When Relationships Collide Session 3: Conclusion Option for Boomers

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Explain that during this session, we have seen the steps Abram took to resolve a specific conflict with Lot. Close today’s session with the following “Peacemaker’s Pledge.” Read the first and last paragraphs in unison, and have four volunteers from your group read each bullet point.

As people reconciled to God by the death and resurrection of Jesus Christ, we believe that we are called to respond to conflict in a way that is remarkably different from the way the world deals with conflict ( Matt. 5:9Luke 6:27-36Gal. 5:19-26). We also believe that conflict provides opportunities to glorify God, serve other people, and grow to be like Christ (Rom. 8:28-291 Cor. 10:31-11:1; James 1:2-4). Therefore, in response to God’s love and in reliance on his grace, we commit ourselves to respond to conflict according to the following principles:

  • Glorify God — Instead of focusing on our own desires or dwelling on what others may do, we will rejoice in the Lord and bring him praise by depending on his forgiveness, wisdom, power, and love, as we seek to faithfully obey his commands and maintain a loving, merciful, and forgiving attitude (Ps. 37:1-6Mark 11:25John 14:15Rom. 12:17-211 Cor. 10:31Phil. 4:2-9Col. 3:1-4James 3:17-18; 4:1-31 Peter 2:12).
  • Get the Log out of Your Eye — Instead of blaming others for a conflict or resisting correction, we will trust in God’s mercy and take responsibility for our own contribution to conflicts—confessing our sins to those we have wronged, asking God to help us change any attitudes and habits that lead to conflict, and seeking to repair any harm we have caused (Prov. 28:13Matt. 7:3-5Luke 19:8Col. 3:5-141 John 1:8-9).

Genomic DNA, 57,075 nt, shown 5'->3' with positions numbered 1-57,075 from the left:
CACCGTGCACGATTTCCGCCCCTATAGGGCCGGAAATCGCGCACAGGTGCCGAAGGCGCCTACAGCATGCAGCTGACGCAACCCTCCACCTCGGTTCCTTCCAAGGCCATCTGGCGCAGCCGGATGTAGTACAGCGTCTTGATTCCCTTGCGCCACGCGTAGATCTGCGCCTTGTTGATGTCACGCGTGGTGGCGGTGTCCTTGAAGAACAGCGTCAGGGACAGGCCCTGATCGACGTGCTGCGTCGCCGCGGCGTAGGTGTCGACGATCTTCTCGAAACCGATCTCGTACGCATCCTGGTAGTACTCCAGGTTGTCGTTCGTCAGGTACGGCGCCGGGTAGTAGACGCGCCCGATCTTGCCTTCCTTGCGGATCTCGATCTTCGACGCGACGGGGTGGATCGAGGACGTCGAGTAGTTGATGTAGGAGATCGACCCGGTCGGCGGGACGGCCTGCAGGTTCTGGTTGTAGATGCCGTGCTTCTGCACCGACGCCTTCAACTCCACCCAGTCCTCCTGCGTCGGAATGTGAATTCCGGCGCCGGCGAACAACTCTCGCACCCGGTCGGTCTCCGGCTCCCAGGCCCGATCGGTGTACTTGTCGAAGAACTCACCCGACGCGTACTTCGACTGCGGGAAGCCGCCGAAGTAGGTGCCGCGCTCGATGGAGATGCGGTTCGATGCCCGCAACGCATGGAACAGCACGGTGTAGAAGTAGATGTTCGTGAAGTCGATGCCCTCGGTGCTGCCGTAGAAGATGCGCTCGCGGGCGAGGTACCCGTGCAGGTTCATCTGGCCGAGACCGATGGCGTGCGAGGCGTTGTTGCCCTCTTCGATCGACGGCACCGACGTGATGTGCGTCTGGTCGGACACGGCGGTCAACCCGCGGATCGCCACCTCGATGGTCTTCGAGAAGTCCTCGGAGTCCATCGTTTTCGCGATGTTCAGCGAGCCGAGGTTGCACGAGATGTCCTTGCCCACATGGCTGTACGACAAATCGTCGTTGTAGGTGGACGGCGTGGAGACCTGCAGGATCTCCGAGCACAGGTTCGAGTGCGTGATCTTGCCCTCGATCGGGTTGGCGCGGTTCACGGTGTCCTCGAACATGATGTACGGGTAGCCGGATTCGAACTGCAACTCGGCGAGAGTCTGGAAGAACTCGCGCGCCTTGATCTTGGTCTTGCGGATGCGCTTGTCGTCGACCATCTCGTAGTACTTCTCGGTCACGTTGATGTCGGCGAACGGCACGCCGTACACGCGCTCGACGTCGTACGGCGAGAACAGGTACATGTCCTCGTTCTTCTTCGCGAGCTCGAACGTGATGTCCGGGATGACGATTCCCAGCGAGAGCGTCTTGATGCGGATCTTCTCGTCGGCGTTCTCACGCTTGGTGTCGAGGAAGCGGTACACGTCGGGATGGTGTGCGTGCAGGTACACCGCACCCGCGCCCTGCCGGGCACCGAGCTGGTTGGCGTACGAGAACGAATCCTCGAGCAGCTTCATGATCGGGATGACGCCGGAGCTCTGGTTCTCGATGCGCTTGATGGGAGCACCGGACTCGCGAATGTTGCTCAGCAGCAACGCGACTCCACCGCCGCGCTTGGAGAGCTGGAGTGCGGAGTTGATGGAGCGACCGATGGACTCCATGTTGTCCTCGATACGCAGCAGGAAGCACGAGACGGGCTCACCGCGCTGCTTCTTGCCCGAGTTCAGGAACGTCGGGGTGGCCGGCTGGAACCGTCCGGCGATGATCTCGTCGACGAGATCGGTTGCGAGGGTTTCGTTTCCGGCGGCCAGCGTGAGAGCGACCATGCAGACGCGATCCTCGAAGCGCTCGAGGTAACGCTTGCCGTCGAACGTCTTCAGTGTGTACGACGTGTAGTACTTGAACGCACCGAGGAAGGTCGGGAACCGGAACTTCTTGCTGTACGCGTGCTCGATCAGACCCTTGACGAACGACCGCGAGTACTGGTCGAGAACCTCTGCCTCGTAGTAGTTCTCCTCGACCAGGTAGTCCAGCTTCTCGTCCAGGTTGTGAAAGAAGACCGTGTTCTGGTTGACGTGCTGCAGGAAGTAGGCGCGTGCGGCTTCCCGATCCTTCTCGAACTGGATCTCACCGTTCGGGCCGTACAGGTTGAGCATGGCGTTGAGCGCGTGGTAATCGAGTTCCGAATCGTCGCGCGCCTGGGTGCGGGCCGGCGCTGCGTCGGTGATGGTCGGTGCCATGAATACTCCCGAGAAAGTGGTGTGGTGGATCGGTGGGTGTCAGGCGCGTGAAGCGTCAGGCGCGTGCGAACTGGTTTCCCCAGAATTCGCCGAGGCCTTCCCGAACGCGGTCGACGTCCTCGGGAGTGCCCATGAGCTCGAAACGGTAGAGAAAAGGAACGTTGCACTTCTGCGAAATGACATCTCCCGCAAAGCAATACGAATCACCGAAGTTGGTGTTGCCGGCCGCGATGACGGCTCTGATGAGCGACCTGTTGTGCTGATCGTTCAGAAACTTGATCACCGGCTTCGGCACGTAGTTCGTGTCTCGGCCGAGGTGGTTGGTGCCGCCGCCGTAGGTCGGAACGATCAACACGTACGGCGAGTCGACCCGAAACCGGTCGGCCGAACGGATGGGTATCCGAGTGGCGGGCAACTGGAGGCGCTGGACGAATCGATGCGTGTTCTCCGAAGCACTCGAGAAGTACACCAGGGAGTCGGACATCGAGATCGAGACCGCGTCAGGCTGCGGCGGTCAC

• Gently Restore — Instead of pretending that conflict doesn’t exist or talking about others behind their backs, we will overlook minor offenses or we will talk personally and graciously with those whose offenses seem too serious to overlook, seeking to restore them rather than condemn them. When a conflict with a Christian brother or sister cannot be resolved in private, we will ask others in the body of Christ to help us settle the matter in a biblical manner (Prov. 19:11Matt. 18:15-201 Cor. 6:1-8Gal. 6:1-2Eph. 4:292 Tim. 2:24-26; James 5:9).
  • Go and be reconciled — Instead of accepting premature compromise or allowing relationships to wither, we will actively pursue genuine peace and reconciliation—forgiving others as God, for Christ’s sake, has forgiven us, and seeking just and mutually beneficial solutions to our differences (Matt. 5:23-24; 6:127:12Eph. 4:1-332Phil. 2:3-4).

By God’s grace, we will apply these principles as a matter of stewardship, realizing that conflict is an assignment, not an accident. We will remember that success in God’s eyes is not a matter of specific results, but of faithful, dependent obedience. And we will pray that our service as peacemakers will bring praise to our Lord and lead others to know His infinite love (Matt. 25:14-21John 13:34-35Rom. 12:181 Peter 2:194:19).

 

Adapted from The Peacemaker: A Biblical Guide to Resolving Personal Conflict. © 1997, 2003 by Ken Sande. All Rights Reserved.

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